On Wednesday (4.13), Governor John Bel Edwards made good on a campaign promise and signed an executive order rescinding Bobby Jindal’s previous religious freedom order. In addition, the current Governor issued a second order aimed at protecting all citizens including transgendered Louisianans from discrimination.
According to the governors office, employers can no longer discriminate on the basis of race, color, religion, sex, sexual orientation, gender identity, national origin, political affiliation, disability, or age. The order does include an exemption for churches and religious organizations.
“We are fortunate enough to live in a state that is rich with diversity, and we are built on a foundation of unity and fairness for all of our citizens,” said Gov. Edwards in a staement. “We respect our fellow citizens for their beliefs, but we do not discriminate based on our disagreements. I believe in giving every Louisianan the opportunity to be successful and to thrive in our state. Our goal is to promote the opportunities we have right here in Louisiana. While this executive order respects the religious beliefs of our people, it also signals to the rest of the country that discrimination is not a Louisiana value, but rather, that Louisiana is a state that is respective and inclusive of everyone around us.”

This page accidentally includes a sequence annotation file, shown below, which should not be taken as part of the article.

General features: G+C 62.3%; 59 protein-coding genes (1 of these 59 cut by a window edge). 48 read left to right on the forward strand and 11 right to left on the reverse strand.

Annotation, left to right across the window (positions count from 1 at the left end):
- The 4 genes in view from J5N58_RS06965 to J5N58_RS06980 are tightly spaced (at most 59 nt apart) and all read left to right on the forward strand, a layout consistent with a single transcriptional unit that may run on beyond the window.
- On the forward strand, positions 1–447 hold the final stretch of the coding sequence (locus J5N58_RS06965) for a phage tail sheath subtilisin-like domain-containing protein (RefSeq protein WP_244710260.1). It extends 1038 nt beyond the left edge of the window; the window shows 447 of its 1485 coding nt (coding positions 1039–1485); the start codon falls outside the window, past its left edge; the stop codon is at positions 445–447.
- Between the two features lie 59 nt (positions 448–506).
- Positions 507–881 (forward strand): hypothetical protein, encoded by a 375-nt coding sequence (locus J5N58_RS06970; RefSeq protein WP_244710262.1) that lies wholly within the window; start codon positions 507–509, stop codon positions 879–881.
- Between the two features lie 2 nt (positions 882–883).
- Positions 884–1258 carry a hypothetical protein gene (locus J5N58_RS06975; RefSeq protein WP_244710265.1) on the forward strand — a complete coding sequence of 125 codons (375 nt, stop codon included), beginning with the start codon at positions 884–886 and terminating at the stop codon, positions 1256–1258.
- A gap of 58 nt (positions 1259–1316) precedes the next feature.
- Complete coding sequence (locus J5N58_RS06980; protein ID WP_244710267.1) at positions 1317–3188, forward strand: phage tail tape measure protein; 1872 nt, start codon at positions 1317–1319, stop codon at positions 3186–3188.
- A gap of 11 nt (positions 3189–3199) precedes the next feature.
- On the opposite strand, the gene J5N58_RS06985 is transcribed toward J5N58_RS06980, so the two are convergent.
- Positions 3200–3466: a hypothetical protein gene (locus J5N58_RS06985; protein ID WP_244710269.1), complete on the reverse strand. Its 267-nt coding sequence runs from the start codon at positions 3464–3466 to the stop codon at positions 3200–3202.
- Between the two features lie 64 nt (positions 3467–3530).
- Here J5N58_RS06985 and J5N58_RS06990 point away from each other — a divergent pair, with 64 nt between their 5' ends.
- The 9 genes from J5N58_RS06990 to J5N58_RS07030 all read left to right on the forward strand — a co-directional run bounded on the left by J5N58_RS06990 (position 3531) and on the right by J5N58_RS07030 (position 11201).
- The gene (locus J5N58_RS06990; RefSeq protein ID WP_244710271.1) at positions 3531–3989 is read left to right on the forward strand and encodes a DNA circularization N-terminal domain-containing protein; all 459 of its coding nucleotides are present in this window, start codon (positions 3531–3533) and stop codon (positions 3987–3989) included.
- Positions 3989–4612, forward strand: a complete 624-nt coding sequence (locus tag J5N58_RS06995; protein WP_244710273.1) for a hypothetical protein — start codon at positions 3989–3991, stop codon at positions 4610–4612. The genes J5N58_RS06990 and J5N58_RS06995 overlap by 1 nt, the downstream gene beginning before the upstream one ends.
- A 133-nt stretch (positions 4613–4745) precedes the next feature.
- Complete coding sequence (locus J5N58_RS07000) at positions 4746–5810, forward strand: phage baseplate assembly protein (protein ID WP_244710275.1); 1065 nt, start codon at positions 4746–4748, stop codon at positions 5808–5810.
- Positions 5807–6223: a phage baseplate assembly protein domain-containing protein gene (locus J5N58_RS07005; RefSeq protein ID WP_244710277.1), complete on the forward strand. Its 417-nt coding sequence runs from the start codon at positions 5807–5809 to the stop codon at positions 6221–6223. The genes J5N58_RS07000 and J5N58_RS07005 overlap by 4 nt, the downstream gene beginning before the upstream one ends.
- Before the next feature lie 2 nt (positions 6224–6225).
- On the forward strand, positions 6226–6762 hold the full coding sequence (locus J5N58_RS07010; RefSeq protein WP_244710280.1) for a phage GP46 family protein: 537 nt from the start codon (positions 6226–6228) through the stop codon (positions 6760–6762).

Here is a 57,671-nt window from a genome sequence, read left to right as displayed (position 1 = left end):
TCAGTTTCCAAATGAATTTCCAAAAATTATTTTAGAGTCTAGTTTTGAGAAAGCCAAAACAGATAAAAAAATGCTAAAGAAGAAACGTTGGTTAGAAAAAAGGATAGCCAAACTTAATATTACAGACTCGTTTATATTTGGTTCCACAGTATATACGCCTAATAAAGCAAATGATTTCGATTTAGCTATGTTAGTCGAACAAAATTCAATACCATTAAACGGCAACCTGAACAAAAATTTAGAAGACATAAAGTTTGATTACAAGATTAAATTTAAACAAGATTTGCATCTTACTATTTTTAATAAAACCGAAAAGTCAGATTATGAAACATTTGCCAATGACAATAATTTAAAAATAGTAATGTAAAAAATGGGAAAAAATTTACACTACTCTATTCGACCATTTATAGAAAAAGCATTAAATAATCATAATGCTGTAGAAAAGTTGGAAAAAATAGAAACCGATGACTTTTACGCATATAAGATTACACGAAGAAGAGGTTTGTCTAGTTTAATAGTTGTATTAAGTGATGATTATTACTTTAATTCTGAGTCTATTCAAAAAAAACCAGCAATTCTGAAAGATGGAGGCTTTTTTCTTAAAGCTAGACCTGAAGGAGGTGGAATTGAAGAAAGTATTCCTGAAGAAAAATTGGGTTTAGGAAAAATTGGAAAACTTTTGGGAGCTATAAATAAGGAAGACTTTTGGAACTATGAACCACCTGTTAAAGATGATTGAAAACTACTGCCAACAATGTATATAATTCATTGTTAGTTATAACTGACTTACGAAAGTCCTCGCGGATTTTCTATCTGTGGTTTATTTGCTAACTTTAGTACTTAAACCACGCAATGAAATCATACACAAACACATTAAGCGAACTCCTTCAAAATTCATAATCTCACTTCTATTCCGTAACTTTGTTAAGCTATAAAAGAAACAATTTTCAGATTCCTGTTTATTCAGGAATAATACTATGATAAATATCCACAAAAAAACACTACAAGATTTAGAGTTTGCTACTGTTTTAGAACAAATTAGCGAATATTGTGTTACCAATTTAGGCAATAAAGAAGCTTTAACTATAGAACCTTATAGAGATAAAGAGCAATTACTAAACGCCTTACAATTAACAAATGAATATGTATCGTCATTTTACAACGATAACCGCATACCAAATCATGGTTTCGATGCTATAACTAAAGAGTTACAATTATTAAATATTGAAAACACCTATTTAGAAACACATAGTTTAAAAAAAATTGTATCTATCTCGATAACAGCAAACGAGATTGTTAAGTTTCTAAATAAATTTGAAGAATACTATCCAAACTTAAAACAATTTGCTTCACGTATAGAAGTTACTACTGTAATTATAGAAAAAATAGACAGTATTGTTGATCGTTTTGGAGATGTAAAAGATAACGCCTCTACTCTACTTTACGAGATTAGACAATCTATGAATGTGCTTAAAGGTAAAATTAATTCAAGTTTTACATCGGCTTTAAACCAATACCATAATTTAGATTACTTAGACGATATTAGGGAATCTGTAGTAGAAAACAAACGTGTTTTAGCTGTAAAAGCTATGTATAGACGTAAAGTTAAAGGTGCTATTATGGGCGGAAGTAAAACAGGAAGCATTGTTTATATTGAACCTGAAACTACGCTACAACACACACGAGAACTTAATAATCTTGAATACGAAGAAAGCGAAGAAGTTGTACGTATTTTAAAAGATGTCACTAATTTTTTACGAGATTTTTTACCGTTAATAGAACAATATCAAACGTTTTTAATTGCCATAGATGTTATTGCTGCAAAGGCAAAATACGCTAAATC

Edwards’ policy was applauded by several business organizations in state including GNO, Inc. and the Greater Shreveport Chamber of Commerce as well as CEO of Oscar winning, Louisiana-based Moonbot Studios.
Moonbot CEO Lampton Enochs commented, “Businesses like Moonbot must do everything we can to attract top creative talent to Louisiana. The Marriage and Conscience Order sanctions unfair discrimination and prevents growth in Louisiana’s creative economy.”
On May 19, 2015, Jindal issued a controversial order hours after a bipartisan vote sank a “religious freedom” bill with the same intent. In an accompanying statement the then-Governor said, “This executive order will prohibit the state from denying or revoking a tax exemption, tax deduction, contract, cooperative agreement, loan, professional license, certification, accreditation or employment on the basis the person acts in accordance with a religious belief that marriage is between one man and one woman.” That action was rendered void by Edwards’ order today.
The issue has been in the national spotlight as of late as several large corporations have threatened to withdraw business from southern states with discriminatory legislation.